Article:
Last week, I wrote a post on how technological breakthroughs, specifically the Internet of Things (IoT), could help society close the “100-year gap” when it comes to finally bringing electricity to the billion people who still don’t have access to it. This week, as I attend the Asia Clean Energy Forum in Manila to speak about how to bring electricity to every home, I reflect on another technological breakthrough that can make microgrids reliable and resilient: hydrogen.
The conference, organized by the Asian Development Bank (ADB), U.S. Agency for International Development (USAID), and Korea Energy Agency (KEA), is designed to bring together innovators and players in four key areas that affect quality of life and access to power: energy efficiency, renewable energy, energy access, and clean energy innovations. Hydrogen, the most energetic of all elements, has the potential to influence all four of these areas in meaningful ways. The energy potential it contains is finally being made accessible through decades of hard work and technological innovation, including the work we are doing at Joi Scientific (which is why we are participating in the clean energy innovations track).
Hydrogen in water can light up this village in Southeast Asia.
Hydrogen 2.0 Means Exactly What It Implies
We’ve been there before. Scientists and engineers know all too well the enormous energy potential contained in the most abundant element in the universe, and here on Earth. Yet, the promise of a hydrogen economy, first predicted as early as 1923 by British scientist J.B.S. Haldane in a lecture at Cambridge University, always seemed ahead of its time. The enabling technology was simply not there to match the clean and unlimited energy ambitions of a growing society. Hydrogen had to wait until scientists and entrepreneurs could harness its vast potential, so that the number one element could work in concert with other sources of energy to supply the world with reliable and clean energy.
This is why we decided to call our vision, and that of other innovators, Hydrogen 2.0. The term refers to technology that can unlock the energy potential of hydrogen in a way that is affordable, easily available, and clean. And which can finally bring us closer to the Hydrogen Economy that visionaries, like Haldane and Jeremy Rifkin, have predicted for decades.
We Need Energy Innovations for Off-the-Grid Power
We seem to have arrived at a point of no-return for sustainable energy that is also affordable. On the cost side, renewables reached a major milestone last month. As we cited in our May 22 post, “for the first time in history, the production cost of renewables is lower than that of fossil fuels.” Forbes based this article on data that indicates that renewables are now cheaper to produce than fossil fuels ($30 vs $49 per MWh) and have a price volatility that is five-times lower. On the technology side, new milestones are reached nearly every week. All sustainable energies, from solar to hydrogen, are experiencing rapid technological advances, which are making them ever more efficient, resilient, and dependable.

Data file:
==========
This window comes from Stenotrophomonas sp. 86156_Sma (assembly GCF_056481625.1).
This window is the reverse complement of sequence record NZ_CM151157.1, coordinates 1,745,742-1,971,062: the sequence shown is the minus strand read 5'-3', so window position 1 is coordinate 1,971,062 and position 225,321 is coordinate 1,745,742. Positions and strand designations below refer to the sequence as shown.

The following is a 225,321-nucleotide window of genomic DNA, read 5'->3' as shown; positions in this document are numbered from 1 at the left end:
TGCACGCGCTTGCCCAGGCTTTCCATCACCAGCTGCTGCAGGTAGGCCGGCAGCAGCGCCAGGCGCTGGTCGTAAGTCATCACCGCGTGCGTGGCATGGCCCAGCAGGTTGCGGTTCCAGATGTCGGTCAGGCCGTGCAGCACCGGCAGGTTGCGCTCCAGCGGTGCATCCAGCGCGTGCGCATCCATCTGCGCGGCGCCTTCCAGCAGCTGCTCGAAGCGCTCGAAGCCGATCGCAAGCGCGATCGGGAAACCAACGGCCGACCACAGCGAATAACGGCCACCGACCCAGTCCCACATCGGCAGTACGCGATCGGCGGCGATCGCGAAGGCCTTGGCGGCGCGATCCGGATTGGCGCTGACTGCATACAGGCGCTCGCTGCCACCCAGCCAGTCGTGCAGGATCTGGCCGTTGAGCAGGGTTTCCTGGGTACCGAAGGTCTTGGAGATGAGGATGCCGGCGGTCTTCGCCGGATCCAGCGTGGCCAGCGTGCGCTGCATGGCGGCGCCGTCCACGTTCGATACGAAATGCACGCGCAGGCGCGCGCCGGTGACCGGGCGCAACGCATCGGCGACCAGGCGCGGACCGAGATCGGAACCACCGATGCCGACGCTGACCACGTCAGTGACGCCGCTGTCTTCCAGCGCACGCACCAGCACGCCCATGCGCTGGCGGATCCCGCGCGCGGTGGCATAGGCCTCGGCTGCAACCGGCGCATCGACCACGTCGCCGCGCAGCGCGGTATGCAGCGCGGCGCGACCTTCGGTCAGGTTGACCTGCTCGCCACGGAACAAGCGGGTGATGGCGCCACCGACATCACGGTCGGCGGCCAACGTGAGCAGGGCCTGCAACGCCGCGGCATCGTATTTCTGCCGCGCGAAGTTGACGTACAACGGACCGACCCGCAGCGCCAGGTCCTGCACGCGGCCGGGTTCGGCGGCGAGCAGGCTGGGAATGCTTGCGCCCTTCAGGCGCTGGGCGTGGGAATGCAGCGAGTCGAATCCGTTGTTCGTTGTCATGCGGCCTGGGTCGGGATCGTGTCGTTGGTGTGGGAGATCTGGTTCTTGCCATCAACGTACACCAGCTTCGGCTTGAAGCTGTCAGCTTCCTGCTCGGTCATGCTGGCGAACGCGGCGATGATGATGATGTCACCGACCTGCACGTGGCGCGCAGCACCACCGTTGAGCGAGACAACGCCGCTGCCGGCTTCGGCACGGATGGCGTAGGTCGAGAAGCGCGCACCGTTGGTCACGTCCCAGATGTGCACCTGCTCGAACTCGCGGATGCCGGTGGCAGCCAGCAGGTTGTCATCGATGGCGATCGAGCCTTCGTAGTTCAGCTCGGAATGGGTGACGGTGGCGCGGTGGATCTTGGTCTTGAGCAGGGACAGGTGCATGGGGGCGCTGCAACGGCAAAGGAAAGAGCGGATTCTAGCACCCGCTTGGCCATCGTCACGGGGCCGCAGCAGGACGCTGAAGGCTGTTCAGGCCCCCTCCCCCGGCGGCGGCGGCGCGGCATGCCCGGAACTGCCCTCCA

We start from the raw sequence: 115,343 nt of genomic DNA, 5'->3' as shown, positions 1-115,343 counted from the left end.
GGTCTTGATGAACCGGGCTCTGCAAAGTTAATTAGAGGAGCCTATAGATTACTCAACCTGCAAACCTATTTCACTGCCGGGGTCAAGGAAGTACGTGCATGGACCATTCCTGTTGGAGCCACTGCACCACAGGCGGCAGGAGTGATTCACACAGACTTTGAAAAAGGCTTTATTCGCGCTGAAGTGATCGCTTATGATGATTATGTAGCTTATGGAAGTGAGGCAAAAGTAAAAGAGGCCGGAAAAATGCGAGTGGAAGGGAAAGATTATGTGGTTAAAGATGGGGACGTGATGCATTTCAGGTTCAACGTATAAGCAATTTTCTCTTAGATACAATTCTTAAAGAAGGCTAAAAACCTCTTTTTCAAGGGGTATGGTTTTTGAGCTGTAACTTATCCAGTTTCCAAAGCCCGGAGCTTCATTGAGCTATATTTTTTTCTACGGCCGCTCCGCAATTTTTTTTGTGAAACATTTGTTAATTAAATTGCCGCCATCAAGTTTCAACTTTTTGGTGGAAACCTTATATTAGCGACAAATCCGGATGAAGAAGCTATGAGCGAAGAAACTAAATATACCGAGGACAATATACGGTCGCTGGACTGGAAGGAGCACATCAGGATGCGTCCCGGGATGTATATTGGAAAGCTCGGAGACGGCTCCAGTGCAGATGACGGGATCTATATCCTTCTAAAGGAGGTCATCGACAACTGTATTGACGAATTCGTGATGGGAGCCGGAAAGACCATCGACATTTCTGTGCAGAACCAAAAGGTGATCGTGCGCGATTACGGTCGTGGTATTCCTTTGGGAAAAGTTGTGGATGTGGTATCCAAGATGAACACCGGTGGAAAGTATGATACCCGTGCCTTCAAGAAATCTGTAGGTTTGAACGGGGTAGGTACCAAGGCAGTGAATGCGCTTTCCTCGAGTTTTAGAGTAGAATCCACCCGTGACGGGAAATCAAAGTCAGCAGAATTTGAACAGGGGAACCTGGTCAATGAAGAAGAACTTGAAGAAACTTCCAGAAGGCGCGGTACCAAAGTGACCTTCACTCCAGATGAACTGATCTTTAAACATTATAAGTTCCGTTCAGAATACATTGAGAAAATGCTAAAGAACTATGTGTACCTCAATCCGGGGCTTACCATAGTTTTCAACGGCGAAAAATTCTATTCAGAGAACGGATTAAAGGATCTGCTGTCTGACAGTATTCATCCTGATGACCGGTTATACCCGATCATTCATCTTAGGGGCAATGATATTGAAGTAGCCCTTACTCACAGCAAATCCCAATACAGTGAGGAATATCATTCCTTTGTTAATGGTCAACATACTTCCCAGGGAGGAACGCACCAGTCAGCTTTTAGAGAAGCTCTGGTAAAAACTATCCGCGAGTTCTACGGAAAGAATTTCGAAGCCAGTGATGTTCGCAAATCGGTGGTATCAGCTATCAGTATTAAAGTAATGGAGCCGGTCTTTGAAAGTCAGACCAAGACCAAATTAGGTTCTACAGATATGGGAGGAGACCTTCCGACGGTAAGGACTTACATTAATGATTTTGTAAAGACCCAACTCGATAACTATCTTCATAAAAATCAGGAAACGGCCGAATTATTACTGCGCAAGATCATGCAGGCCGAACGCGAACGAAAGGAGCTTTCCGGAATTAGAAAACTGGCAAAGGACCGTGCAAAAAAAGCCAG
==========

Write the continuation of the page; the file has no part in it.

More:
These transformative changes need to make their way out of the grid and into the hands of the remaining 15% of humanity that the grid forgot. In Asia, where I’m writing from today, there are places where diesel generators are operating 24/7 to supply energy for hotels on exotic islands, or to power data centers that are sprouting everywhere and are too energy-intensive for existing grids to handle. There are also thousands of small villages across the continent that use these engines to produce intermittent energy to provide only for basic needs, such as food production and health care.
There is a better way. Innovations in renewables make off-the-grid systems viable, to the point where local electricity generation―that serves to feed microgrids to single homes and even IoT devices―is the clear way to bring electricity to all of humanity without tradeoffs in costs or the environment.
The Role of Hydrogen Off-the-Grid
Hydrogen, in particular, is manifesting into a clean and affordable energy that can eliminate the variability issues inherent in wind and solar so that off-grid systems can have reliable energy 24/7. Hydrogen, generated on-site and on-demand, using technologies such as Hydrogen 2.0, holds the potential to solve many of the issues that have slowed the adoption of this energy source in the past.
For instance, because Hydrogen 2.0 can produce energy from water on-site, the expensive storage and transportation infrastructure of traditional hydrogen may no longer be a requirement. Because it can be produced on-demand, Hydrogen 2.0 can provide energy when there is no sun or wind, complementing other energy sources. Finally, because its combustion emits water vapor, it can even be used to produce clean drinking water, which will help to solve another significant problem for many communities in Asia, and elsewhere.
Efficient, Accessible, Renewable and Clean
As transformative as hydrogen promises to be, we see a future where all sources of energy that are available to society will work in concert to improve the quality of lives of all people and keep our economies growing without compromising our environment. Efficient, accessible, renewable, and clean―the four tracks of this conference―can only be realized when we all work in concert.
If you’re attending this year’s Asia Clean Energy Forum in Manila, drop by and see my talk, “Closing the 100-Year Gap: Electricity in Every Home,” where I dive deeper into the subject. Hope to see you there.
Photo courtesy of Christopher Michel.
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As the Hydrogen 2.0 ecosystem gains momentum, we’ll be sharing our views and insights on the new Hydrogen 2.0 Economy. We also update our blog every week with insightful and current knowledge in this growing energy field.